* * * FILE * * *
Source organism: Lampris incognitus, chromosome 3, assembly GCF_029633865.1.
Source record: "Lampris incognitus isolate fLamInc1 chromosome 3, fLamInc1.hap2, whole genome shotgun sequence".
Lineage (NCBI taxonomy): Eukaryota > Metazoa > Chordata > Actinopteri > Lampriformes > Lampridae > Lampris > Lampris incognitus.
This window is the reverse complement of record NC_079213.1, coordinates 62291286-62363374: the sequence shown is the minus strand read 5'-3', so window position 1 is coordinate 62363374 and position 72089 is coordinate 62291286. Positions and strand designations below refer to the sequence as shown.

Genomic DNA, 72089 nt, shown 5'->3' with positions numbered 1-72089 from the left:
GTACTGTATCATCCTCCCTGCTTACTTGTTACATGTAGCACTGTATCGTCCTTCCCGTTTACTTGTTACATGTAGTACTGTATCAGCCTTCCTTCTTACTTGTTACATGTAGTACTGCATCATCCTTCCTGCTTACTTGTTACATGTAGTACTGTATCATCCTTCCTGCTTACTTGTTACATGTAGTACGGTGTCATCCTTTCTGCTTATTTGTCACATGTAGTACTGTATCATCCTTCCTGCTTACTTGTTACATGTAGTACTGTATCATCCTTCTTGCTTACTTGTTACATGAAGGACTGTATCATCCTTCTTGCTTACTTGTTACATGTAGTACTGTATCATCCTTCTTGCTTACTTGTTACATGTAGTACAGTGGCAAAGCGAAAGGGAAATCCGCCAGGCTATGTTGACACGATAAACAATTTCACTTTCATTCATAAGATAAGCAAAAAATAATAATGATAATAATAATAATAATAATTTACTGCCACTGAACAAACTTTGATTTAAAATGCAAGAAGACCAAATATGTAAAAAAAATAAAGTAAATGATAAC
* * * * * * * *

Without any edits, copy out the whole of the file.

Source organism: Lampris incognitus, chromosome 3, assembly GCF_029633865.1.
Source record: "Lampris incognitus isolate fLamInc1 chromosome 3, fLamInc1.hap2, whole genome shotgun sequence".
Lineage (NCBI taxonomy): Eukaryota > Metazoa > Chordata > Actinopteri > Lampriformes > Lampridae > Lampris > Lampris incognitus.
This window is the reverse complement of record NC_079213.1, coordinates 62291286-62363374: the sequence shown is the minus strand read 5'-3', so window position 1 is coordinate 62363374 and position 72089 is coordinate 62291286. Positions and strand designations below refer to the sequence as shown.

Genomic DNA, 72089 nt, shown 5'->3' with positions numbered 1-72089 from the left:
GTACTGTATCATCCTCCCTGCTTACTTGTTACATGTAGCACTGTATCGTCCTTCCCGTTTACTTGTTACATGTAGTACTGTATCAGCCTTCCTTCTTACTTGTTACATGTAGTACTGCATCATCCTTCCTGCTTACTTGTTACATGTAGTACTGTATCATCCTTCCTGCTTACTTGTTACATGTAGTACGGTGTCATCCTTTCTGCTTATTTGTCACATGTAGTACTGTATCATCCTTCCTGCTTACTTGTTACATGTAGTACTGTATCATCCTTCTTGCTTACTTGTTACATGAAGGACTGTATCATCCTTCTTGCTTACTTGTTACATGTAGTACTGTATCATCCTTCTTGCTTACTTGTTACATGTAGTACAGTGGCAAAGCGAAAGGGAAATCCGCCAGGCTATGTTGACACGATAAACAATTTCACTTTCATTCATAAGATAAGCAAAAAATAATAATGATAATAATAATAATAATAATTTACTGCCACTGAACAAACTTTGATTTAAAATGCAAGAAGACCAAATATGTAAAAAAAATAAAGTAAATGATAAC